“Fool (Noohlmahl) Mask” by Beau Dick

By: Palmer Jarvis

Lot 27 – BEAU DICK (1955-2017), Kwakwaka’wakw. FOOL (NOOHLMAHL) MASK, 1981, red cedar, acrylic paint, fabric; signed, titled and dated. 12 x 8 x 6.5 in — 30.5 x 20.3 x 16.5 cm. Estimate $8,000-$10,000

Born in the community of Yalis (Alert Bay), British Columbia, Beau Dick (also known as Walas Gwayam, which translates to Big Whale) is widely acknowledged for his importance as both an artist and as a representative of traditionally informed Kwakwaka’wakw values. His mentorship and activism have influenced a generation working to address the legacy of Indigenous and Euro-Canadian relations in Canada. As a painter and carver, Dick’s creations have been informed by traditional Kwakwaka’wakw ceremonial practices, the varied interests of institutional and private collectors, as well as imagery from Japanese and Western popular culture and art history.

The present artwork, Fool (Noohlmahl) Mask, carved in 1981, addresses the traditional subject of the Noohlmahl or Fool Dancers. Noohlmahl are active in the performances of the Kwakwaka’wakw heredity society known as the Hamat´sa, of which Beau Dick was a high-ranking member. Membership in the Hamat´sa grants an individual access to specific performances, ritual paraphernalia, and song in ceremonial life. Many of the essential rites are on display in the T’seka (often referred to as the “Winter Ceremonial” by outsiders). Considered the most important event in the ceremonial life of the Kwakwaka’wakw, T’seka has clear parallels in the ritual complexes of other Northwest Coast peoples, in which the power of supernatural beings and the risks associated with close contact with them are demonstrated to members of the community.

All members past and present of the Hamat´sa society are said to be possessed by Baxwbakwalanuksiwe’, a powerful man-eating supernatural being. The cannibalistic impulses of Baxwbakwalanuksiwe’—and by transference, the Hamat´sa society members believed to be under his influence—are said to be dangerous. Historically, performances could take on a severe or even frightening tone: any perceived infractions of the strict protocols of the dances could result in physical punishments and possibly even death. In this dangerous environment, the Noohlmahl are agents of the Hamat’sa, acting as both messengers and enforcers of rules, discouraging infractions through threats and/or physical force. Portrayed as violent, foolish and inhuman, they are said to be under the influence of Ahlasimk spirits, who are reputed to despise all that is calm and attractive. Images of Noohlmahl are often recognizable by their drooping eyebrows, cedar (or cloth) braid, and large hanging noses, where, if touched, they are said to be driven to fury.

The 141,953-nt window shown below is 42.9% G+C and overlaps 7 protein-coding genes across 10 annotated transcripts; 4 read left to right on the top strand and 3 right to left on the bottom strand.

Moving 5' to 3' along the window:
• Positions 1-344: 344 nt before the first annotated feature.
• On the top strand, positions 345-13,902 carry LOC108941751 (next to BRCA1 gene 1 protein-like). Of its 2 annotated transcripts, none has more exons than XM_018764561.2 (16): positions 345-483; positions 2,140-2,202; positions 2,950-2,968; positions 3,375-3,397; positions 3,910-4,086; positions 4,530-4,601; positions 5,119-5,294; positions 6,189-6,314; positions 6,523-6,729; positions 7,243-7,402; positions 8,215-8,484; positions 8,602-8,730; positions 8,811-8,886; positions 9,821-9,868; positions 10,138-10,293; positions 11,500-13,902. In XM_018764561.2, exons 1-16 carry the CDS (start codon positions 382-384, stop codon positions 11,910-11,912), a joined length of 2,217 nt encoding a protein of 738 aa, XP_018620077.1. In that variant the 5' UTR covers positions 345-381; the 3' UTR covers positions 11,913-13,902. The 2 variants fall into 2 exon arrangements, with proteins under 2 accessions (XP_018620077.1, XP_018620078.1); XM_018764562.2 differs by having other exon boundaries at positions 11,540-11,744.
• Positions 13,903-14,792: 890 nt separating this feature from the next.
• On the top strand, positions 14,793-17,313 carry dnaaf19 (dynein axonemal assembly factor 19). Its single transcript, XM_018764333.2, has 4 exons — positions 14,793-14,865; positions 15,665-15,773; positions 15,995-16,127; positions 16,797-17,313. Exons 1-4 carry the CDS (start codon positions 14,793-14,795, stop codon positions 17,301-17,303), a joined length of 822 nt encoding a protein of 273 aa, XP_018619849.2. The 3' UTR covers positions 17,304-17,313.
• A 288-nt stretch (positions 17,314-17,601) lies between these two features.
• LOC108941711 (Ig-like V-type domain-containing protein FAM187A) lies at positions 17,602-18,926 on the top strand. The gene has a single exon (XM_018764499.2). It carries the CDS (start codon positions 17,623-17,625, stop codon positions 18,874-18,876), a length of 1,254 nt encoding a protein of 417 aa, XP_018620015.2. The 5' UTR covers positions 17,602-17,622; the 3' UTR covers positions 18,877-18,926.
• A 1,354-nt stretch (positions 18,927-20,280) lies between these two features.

There are competing theories about the historic origin of the appearance of some Noohlmahl masks. Although their use pre-dates European contact, some modern Hamat´sa initiates—including Beau Dick—have noted that certain styles of Noohlmahl mask may have been influenced by the appearance of Canadian government officials in Northwest Coast communities dating back to the 19th century. The humour of integrating the iconography of the Noohlmahl—these most cantankerous and officious beingswith the appearance of government agents would have been unlikely to have been lost on Kwakwaka’wakw.

Many masks depicting Noohlmahl are carved with grotesque asymmetrical faces, perhaps in allusion to Ahlasimk (and Noohlmahl) distaste for things attractive and clean, although historic and contemporary examples can be found where artists have attempted to give the Noohlmahl a more ordered and aesthetically pleasing appearance. In the present mask, Beau Dick has brought a rare symmetrical balance to his subject. There is a confidence of line and volume in the drawn-out and sallow cheeks, drooping eyebrows and nose that let the viewer know that this is indeed a Noohlmahl, but a Noohlmahl in the hands of a master.


About the auction:

Online from June 24-29, our Waddington’s West auction features First Nations and Inuit art. This auction includes watercolours by Chief Henry Speck, masks by Beau Dick and Dwayne Simeon, works by Alex Janvier, Daphne Odjig, Norval Morrisseau, and Jane Ash Poitras, as well as historical examples of Northwest Coast art including a range of totems. Other highlights include sculptures by Matthew Aqigaaq, Osiutuk Ipellee, Lucy Tasseor, Isa Smiler, and Davidialuk. Also look for prints by Robert Davidson, Bill Reid, Jessie Oonark, Kenojuak Ashevak, Lucy Qinnuayuak, and Pitseolak Ashoona.

All items located in Vancouver, BC. Local pick up by special arrangement; shipment from Vancouver only.

On View:
 Sunday, June 25 from 11:00 am to 3:00 pm
 Monday, June 26 from 11:00 am to 7:00 pm
 Tuesday, June 27 from 11:00 am to 7:00 pm
 Wednesday, June 28 from 11:00 am to 5:00 pm

All lots on view at 343 Railway St, Suite 101, Vancouver, V6A 1A4.

Join us for the opening reception on Thursday, June 22 from 6 – 8 pm.

Please contact us for more information.


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